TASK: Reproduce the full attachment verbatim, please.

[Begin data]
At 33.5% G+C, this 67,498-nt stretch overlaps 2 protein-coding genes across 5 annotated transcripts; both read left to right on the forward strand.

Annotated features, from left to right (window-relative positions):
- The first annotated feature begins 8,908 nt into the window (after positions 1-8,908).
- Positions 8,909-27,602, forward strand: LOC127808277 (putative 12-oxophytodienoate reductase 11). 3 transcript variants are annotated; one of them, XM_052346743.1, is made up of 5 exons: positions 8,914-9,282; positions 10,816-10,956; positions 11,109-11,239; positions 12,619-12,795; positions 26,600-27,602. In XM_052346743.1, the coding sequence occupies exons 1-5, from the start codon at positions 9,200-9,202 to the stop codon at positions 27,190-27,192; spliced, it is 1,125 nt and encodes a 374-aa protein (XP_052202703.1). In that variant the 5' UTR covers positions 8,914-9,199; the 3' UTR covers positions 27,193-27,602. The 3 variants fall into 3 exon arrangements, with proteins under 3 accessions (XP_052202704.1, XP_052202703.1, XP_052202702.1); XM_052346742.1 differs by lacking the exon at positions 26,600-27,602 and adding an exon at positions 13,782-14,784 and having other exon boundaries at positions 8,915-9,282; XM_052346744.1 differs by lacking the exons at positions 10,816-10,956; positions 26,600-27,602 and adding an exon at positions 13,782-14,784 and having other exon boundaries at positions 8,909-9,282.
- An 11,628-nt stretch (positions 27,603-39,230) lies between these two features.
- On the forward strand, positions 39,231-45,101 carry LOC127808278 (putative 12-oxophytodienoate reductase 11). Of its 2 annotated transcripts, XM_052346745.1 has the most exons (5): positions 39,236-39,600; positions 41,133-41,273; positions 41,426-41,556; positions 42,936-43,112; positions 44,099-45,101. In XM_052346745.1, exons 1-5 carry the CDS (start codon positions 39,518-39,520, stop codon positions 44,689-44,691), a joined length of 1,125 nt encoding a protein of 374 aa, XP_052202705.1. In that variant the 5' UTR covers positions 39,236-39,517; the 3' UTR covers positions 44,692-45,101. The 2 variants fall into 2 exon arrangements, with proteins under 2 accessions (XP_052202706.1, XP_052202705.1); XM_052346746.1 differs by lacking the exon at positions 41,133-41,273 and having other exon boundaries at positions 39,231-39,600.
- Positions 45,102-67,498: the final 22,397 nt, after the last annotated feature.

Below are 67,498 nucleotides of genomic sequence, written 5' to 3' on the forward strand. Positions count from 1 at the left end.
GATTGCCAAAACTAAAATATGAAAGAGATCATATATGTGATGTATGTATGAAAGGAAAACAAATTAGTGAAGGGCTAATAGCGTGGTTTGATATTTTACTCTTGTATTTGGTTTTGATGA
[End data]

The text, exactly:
At 33.5% G+C, this 67,498-nt stretch overlaps 2 protein-coding genes across 5 annotated transcripts; both read left to right on the forward strand.

Annotated features, from left to right (window-relative positions):
- The first annotated feature begins 8,908 nt into the window (after positions 1-8,908).
- Positions 8,909-27,602, forward strand: LOC127808277 (putative 12-oxophytodienoate reductase 11). 3 transcript variants are annotated; one of them, XM_052346743.1, is made up of 5 exons: positions 8,914-9,282; positions 10,816-10,956; positions 11,109-11,239; positions 12,619-12,795; positions 26,600-27,602. In XM_052346743.1, the coding sequence occupies exons 1-5, from the start codon at positions 9,200-9,202 to the stop codon at positions 27,190-27,192; spliced, it is 1,125 nt and encodes a 374-aa protein (XP_052202703.1). In that variant the 5' UTR covers positions 8,914-9,199; the 3' UTR covers positions 27,193-27,602. The 3 variants fall into 3 exon arrangements, with proteins under 3 accessions (XP_052202704.1, XP_052202703.1, XP_052202702.1); XM_052346742.1 differs by lacking the exon at positions 26,600-27,602 and adding an exon at positions 13,782-14,784 and having other exon boundaries at positions 8,915-9,282; XM_052346744.1 differs by lacking the exons at positions 10,816-10,956; positions 26,600-27,602 and adding an exon at positions 13,782-14,784 and having other exon boundaries at positions 8,909-9,282.
- An 11,628-nt stretch (positions 27,603-39,230) lies between these two features.
- On the forward strand, positions 39,231-45,101 carry LOC127808278 (putative 12-oxophytodienoate reductase 11). Of its 2 annotated transcripts, XM_052346745.1 has the most exons (5): positions 39,236-39,600; positions 41,133-41,273; positions 41,426-41,556; positions 42,936-43,112; positions 44,099-45,101. In XM_052346745.1, exons 1-5 carry the CDS (start codon positions 39,518-39,520, stop codon positions 44,689-44,691), a joined length of 1,125 nt encoding a protein of 374 aa, XP_052202705.1. In that variant the 5' UTR covers positions 39,236-39,517; the 3' UTR covers positions 44,692-45,101. The 2 variants fall into 2 exon arrangements, with proteins under 2 accessions (XP_052202706.1, XP_052202705.1); XM_052346746.1 differs by lacking the exon at positions 41,133-41,273 and having other exon boundaries at positions 39,231-39,600.
- Positions 45,102-67,498: the final 22,397 nt, after the last annotated feature.

Below are 67,498 nucleotides of genomic sequence, written 5' to 3' on the forward strand. Positions count from 1 at the left end.
GATTGCCAAAACTAAAATATGAAAGAGATCATATATGTGATGTATGTATGAAAGGAAAACAAATTAGTGAAGGGCTAATAGCGTGGTTTGATATTTTACTCTTGTATTTGGTTTTGATGA